promote the salvation of men, and the We are happy to find that the propo glory of the Saviour, the Directors desed observance of the 17th of April, plore the loss of one of the Fathers and (called Good Friday) as a day of humilia Founders of the Missionary Society ; tion and prayer, has met with very gene whose early zeal and energy contributed ral concurrence, both amongst the Inde most efficiently to its establishment; pendent and Baptist Churches of the whose personal devotedness and liberality Metropolis, and from the information were invariably manifested in the promowhich we have received, it is likely to tion of its objects; and who, to the extend throughout the kingdom. Dis latest moments of his lengthened life, contrict arrangements have been made in tinued to pour out his prayers for its sucLondon; thus we understand that the cess, and to recommend its interests to Independent Churches in the City have his friends. agreed to meet for prayer at their own “While they record their feelings replaces of worship before breakfast; to specting the loss which this Society in have united service in the forenoon at particular, and the cause of religion in the Poultry Chapel, and in the evening general, has sustained by his removal, tuo services, the one at White's Row, they unfeignedly bless God for his exand the other at Silver Street Chapel. tensive and long-continued usefulness, The churches in the Islington district and devoutly pray that his example may have adopted the same arrangement for be followed by many, and that his death the early service, will meet for prayer, may be sanctified to his family, his flock, and a.sermon at Islington Chapel in the his numerous religious connexions, and morning, and for prayer and exhortation the members of the Society at large.” in the evening, at Union Chapel. As almsgiving 'has usually accompanied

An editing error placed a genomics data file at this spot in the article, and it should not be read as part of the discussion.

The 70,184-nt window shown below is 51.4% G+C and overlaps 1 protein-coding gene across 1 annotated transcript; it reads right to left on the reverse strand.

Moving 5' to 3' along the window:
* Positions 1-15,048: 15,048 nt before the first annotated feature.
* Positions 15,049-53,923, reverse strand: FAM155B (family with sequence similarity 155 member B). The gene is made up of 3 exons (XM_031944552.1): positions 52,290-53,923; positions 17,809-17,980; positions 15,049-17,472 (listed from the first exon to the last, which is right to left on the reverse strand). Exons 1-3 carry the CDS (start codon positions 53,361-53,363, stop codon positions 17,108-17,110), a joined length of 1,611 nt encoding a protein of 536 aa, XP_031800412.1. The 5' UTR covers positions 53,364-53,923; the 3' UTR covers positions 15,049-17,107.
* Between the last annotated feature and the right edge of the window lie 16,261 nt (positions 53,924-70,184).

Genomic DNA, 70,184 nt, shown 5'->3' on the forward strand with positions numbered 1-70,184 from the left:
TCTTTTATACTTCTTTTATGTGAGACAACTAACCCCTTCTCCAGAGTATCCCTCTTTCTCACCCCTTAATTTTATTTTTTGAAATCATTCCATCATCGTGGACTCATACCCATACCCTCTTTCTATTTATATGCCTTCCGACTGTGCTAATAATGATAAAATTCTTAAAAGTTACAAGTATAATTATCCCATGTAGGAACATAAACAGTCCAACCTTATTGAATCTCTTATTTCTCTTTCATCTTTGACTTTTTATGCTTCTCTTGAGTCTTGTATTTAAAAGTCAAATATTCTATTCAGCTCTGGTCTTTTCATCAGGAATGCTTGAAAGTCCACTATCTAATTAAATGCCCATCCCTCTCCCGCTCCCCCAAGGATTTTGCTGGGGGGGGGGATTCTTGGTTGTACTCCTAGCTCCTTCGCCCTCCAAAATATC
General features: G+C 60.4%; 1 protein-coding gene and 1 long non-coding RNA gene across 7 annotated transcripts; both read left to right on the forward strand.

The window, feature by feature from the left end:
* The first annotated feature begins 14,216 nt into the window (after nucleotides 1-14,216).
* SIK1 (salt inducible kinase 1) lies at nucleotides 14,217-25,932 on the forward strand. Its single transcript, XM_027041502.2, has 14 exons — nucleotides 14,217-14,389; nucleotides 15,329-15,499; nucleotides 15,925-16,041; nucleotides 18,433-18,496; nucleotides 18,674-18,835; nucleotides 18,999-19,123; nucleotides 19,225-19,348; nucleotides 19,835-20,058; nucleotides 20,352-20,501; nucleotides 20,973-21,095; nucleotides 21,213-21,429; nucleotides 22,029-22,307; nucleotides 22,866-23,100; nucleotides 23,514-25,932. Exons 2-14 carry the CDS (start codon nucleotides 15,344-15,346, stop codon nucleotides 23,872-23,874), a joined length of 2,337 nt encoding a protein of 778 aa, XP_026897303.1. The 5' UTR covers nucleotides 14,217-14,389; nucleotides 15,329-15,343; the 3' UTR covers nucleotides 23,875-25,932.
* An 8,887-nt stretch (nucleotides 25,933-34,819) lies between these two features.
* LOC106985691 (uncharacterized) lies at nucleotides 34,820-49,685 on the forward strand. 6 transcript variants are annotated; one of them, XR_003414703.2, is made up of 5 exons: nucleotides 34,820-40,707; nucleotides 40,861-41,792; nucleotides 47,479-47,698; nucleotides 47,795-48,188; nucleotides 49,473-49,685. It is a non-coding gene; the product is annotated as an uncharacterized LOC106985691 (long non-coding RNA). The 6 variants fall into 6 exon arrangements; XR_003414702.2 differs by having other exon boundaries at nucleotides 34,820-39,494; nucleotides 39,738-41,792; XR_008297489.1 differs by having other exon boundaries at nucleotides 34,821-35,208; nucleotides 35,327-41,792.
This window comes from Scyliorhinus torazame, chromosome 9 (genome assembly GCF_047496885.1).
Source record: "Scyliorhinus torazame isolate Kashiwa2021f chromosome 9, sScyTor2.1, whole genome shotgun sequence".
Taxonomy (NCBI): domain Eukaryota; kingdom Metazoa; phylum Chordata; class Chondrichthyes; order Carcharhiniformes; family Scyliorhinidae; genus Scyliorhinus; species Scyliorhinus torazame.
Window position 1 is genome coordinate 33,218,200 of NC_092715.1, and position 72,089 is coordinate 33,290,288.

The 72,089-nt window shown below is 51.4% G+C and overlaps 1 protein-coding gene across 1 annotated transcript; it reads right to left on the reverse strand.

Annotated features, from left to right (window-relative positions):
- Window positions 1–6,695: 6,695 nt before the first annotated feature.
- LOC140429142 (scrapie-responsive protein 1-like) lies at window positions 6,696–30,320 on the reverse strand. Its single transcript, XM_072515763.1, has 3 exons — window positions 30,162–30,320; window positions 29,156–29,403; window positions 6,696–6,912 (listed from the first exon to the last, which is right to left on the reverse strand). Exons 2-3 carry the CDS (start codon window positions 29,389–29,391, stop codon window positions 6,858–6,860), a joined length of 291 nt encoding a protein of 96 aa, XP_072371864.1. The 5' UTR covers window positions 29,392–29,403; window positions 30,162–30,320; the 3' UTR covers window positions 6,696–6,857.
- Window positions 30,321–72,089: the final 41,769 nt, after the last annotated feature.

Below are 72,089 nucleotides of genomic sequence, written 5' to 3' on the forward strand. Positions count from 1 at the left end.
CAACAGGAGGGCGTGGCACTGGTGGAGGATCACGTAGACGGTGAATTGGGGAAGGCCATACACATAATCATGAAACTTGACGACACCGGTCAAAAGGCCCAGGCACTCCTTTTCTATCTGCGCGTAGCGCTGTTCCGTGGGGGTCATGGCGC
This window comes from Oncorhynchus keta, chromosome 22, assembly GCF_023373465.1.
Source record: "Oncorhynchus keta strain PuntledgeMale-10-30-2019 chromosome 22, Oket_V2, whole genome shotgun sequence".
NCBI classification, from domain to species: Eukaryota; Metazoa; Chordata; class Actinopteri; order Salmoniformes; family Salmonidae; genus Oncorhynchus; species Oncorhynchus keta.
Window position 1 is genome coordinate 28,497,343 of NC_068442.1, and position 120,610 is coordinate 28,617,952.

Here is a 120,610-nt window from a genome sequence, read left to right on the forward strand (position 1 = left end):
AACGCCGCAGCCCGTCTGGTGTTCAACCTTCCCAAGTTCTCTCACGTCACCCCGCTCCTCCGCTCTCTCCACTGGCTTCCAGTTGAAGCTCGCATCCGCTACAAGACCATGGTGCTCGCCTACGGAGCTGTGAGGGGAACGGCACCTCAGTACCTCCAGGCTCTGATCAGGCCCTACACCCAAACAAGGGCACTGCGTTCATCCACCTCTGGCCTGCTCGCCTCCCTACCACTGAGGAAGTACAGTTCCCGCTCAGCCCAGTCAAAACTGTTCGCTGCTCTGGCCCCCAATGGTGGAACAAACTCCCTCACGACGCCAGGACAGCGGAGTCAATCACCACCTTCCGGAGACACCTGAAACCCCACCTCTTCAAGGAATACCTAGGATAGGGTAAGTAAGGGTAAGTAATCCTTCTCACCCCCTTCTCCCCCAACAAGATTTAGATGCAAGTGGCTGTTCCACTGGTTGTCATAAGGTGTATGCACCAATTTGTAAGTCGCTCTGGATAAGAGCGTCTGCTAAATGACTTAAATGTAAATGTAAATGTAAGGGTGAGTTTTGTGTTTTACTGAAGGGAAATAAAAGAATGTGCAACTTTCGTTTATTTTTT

Irish Evangelical Society. humiliation, the officers of the Society for At a Meeting of the Committee of the Promoting Christian Instruction in Lon. Irish Evangelical Society February 3, don and its vicinity, have issued a circu. 1829, John Broadly Wilson, Esq. in the lar to the ministers of the Metropolis, Chair; begging that collections be made for that Resolved, 1. That while the Members valuable Institution, which, we regret to of this Committee cherish the deepest find, is £300. in debt. We trust this and most affectionate sympathy, with very convenient opportunity of assisting the bereaved family of their late highly an Institution, which promises, with esteemed and venerable friend, the Rev. the Divine blessing, to effect much for M. Wilks, and with the afflicted churches, the revival of religion iu our churches over which he so long presided, they and cities will not be allowed to pass feel constrained to adore the wisdom unimproved.

and the grace of God, by which he was

80 highly distinguished, and so richly RESOLUTIONS ON THE DEATH OF THE blessed, as a man, a Christian, and a REV. MATTHEW WILKS.